Our cat and occasional guest blogger Scooter Thomas requested that he be allowed to write today’s post. We have granted his request.
Dr. Elisabeth Kübler-Ross identified the five stages of grief in her seminal book On Death & Dying. I have done my best to illustrate them graphically (below). A note: My paws somewhat inhibited my otherwise superb Photoshop expertise, so this should be taken as an approximation, rather than an exact rendering, of the grieving curve.
Why do I include this graph? Because I, Dear Reader, have become well acquainted with these stages. How, you ask?
I’m no dimwit — like, say, Mr. Bigglesworth.
My life is over.
I’m about to become second banana to a whiny, pampered, repugnant ball of dependence half my size.
I’ve been humiliated before in my life. The empty food dishes. The cowboy costumes. The vet trips. The time I was stopped up for a week and had to be anal-probed by Dr. Abrams. (How I loathe that man.)
But nothing compares to what’s in store in two weeks — maybe sooner. I saw the writing on the wall many months ago. The alarming lack of regular litterbox upkeep when sole responsibilities fell to the buffoonish male. The rejection from the fickle woman when I was no longer allowed to sit on her lap. (And she thinks I have a belly.) The fortress-like sliding gate in front of The Room I Am No Longer Allowed To Enter, the one with the birds painted on the walls — mocking me, stirring up mutiny in my own home. How I’d relish tearing them limb from limb. (Or, at the very least, fantasizing about it from a window perch with a pane of glass between us.)
My initial reaction, many months ago, was Denial. Surely my asinine owners wouldn’t do this to me, their treasure, the apple of their eye, the sole happiness in their otherwise dismal existence? What uncultivated neanderthals they were until I arrived on the scene! I muddled through this stage by excessively napping and eating. I also picked up a nasty online gambling habit.
From Denial I moved swiftly to Anger, played out in midnight barfing marathons and precisely timed ankle swipes at the bottom of the staircase. I also bought a handgun, joined the NRA and took frequent outings to the firing range. Behold the handiwork of my incandescent rage!
My anger and ammunition spent, I proceeded downhill into Bargaining — trading shin rubs for the feeblest attention, prostituting myself for the slightest affection — just to feel something, anything, in that forlorn, abandoned, somewhat squished spot inside me where a heart used to reside.
During this period I am not proud to admit that I built a meth lab in the basement.
Stage Four: Depression. More sleeping and eating. More barfing. Admittedly, some binge-drinking. How could they do this to me?, I’d ask the bottom of my whiskey glass. Sometimes eight and nine times a night.
Occasional flashes of anger during this stage were directed at that conniving Green Mouse, whom I punished with vicious forehand swipes and back legs stomping. I envisioned my owners’ faces in place of its vacuous, stupid grin and cartoonishly big eyes. Afterwards I’d lapse into stages of self-loathing and, inevitably, nap some more, for as unloving and selfish an act as my owners are committing, they have not always been so cruel to me. Ninety percent of the time they were, but there was that sweet, blessed ten percent.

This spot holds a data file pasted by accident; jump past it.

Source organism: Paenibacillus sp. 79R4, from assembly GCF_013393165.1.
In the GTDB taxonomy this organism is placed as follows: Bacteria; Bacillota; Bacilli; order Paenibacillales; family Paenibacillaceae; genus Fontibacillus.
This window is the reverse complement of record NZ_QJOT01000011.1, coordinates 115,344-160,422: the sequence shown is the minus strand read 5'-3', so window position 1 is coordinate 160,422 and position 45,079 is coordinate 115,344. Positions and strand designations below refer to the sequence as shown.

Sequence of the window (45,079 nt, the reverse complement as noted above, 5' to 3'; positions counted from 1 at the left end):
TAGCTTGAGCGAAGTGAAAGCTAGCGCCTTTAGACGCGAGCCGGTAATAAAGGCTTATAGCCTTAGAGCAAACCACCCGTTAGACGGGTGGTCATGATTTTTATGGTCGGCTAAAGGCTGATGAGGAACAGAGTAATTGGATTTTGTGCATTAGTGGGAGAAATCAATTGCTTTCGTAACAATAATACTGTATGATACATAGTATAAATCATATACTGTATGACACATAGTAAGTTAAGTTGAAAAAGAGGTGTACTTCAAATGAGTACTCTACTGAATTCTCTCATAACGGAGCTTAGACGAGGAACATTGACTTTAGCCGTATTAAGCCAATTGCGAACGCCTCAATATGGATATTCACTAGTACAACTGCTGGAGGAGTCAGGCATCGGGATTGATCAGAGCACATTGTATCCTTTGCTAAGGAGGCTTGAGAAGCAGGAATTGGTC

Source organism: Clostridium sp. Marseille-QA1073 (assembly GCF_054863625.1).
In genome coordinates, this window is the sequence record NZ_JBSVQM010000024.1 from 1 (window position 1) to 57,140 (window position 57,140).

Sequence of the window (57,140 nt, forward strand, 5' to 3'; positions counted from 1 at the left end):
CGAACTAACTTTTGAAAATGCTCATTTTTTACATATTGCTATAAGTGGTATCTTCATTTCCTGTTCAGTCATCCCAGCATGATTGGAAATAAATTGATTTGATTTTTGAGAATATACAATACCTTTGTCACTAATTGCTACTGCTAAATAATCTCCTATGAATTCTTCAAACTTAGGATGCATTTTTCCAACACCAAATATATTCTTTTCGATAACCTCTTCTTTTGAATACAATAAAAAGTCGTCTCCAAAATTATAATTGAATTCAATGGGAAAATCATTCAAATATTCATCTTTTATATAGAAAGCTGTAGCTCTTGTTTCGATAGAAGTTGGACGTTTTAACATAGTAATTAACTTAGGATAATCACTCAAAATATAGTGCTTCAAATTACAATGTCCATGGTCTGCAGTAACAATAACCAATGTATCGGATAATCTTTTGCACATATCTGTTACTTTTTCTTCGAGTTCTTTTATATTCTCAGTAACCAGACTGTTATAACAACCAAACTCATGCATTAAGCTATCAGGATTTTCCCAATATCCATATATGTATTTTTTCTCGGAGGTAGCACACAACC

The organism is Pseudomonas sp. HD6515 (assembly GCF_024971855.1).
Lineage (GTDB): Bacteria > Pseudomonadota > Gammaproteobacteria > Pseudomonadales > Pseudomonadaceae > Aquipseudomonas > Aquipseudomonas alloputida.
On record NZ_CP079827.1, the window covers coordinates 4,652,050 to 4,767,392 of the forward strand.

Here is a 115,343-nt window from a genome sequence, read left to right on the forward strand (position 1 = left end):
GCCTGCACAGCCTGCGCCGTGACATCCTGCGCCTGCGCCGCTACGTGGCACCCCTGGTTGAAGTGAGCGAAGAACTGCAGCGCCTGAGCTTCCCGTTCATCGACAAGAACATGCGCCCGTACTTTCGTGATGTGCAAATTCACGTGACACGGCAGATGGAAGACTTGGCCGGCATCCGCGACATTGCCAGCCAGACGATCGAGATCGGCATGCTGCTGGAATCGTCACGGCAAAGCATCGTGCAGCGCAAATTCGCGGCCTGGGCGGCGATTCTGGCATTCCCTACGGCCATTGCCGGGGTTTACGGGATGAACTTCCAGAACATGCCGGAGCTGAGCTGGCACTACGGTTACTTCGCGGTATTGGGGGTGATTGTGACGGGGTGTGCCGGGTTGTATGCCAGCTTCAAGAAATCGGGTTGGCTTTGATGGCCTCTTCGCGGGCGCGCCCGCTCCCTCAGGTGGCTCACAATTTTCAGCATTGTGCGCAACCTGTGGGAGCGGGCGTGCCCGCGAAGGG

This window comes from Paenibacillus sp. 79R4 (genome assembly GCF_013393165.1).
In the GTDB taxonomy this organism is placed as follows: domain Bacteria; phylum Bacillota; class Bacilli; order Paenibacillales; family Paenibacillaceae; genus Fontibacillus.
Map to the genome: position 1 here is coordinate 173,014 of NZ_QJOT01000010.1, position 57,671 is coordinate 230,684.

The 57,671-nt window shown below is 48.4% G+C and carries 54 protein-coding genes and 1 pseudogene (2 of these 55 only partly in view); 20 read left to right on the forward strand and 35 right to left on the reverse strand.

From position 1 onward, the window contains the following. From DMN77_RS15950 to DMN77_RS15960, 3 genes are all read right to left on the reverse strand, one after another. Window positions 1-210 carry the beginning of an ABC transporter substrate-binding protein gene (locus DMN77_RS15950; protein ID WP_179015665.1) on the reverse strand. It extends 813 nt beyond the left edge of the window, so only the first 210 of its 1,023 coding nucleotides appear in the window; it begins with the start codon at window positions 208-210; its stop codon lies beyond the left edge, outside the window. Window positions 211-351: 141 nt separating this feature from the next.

Finally, you meet me here in that fragile ascent of stage five: Acceptance. My home, my castle, is now riddled with baby toys and bewildering contraptions of infinite complexity and idiocy — like a hovering, shaking, chirping cradle swing manufactured by surely the most evil corporation on the face of the earth, Graco. Then there is the decidedly low-tech but still repellant “Bumbo,” a name equal to the product’s stupidity and pointlessness.
Yes, yes, I’m aware this sounds rather incalcitrant to be squared with “Acceptance,” but there are moments of peace. For example, I have made good use of the numerous empty boxes lying about the house.
Beyond that, I must confess, the jury is still out on Dr. Kübler-Ross. What if, perhaps, she mistook Acceptance for what should have been Patricide? I am currently revising a draft of my own scholarship tentatively titled, A Reconsideration Of On Death & Dying: When Time Does Not Heal All Wounds, And The Redeeming Virtues Of Bloodthirsty Vengeance. Publishers have not been warm to initial queries. Certain offenders, who will remain unnamed, have received at their New York offices sealed envelopes containing my recent stool samples.
I am not always proud of what I have done, but I have nothing to hide from you, Dear Reader.
Will Dr. Kübler-Ross’s scholarship prove more lasting than my own? Time, as they say, will tell. Might I even come to love this newest addition to the family, this little “gift from God,” this “miracle,” this “bundle of joy,” this “blessing from above”? (I’ll gag if I go any further.) I remain skeptical. And I remain in good stead with the NRA.
Until then, I’m leaving my mark on certain items around the house, just so it’s clear when the intruder arrives who’s king of the castle around here.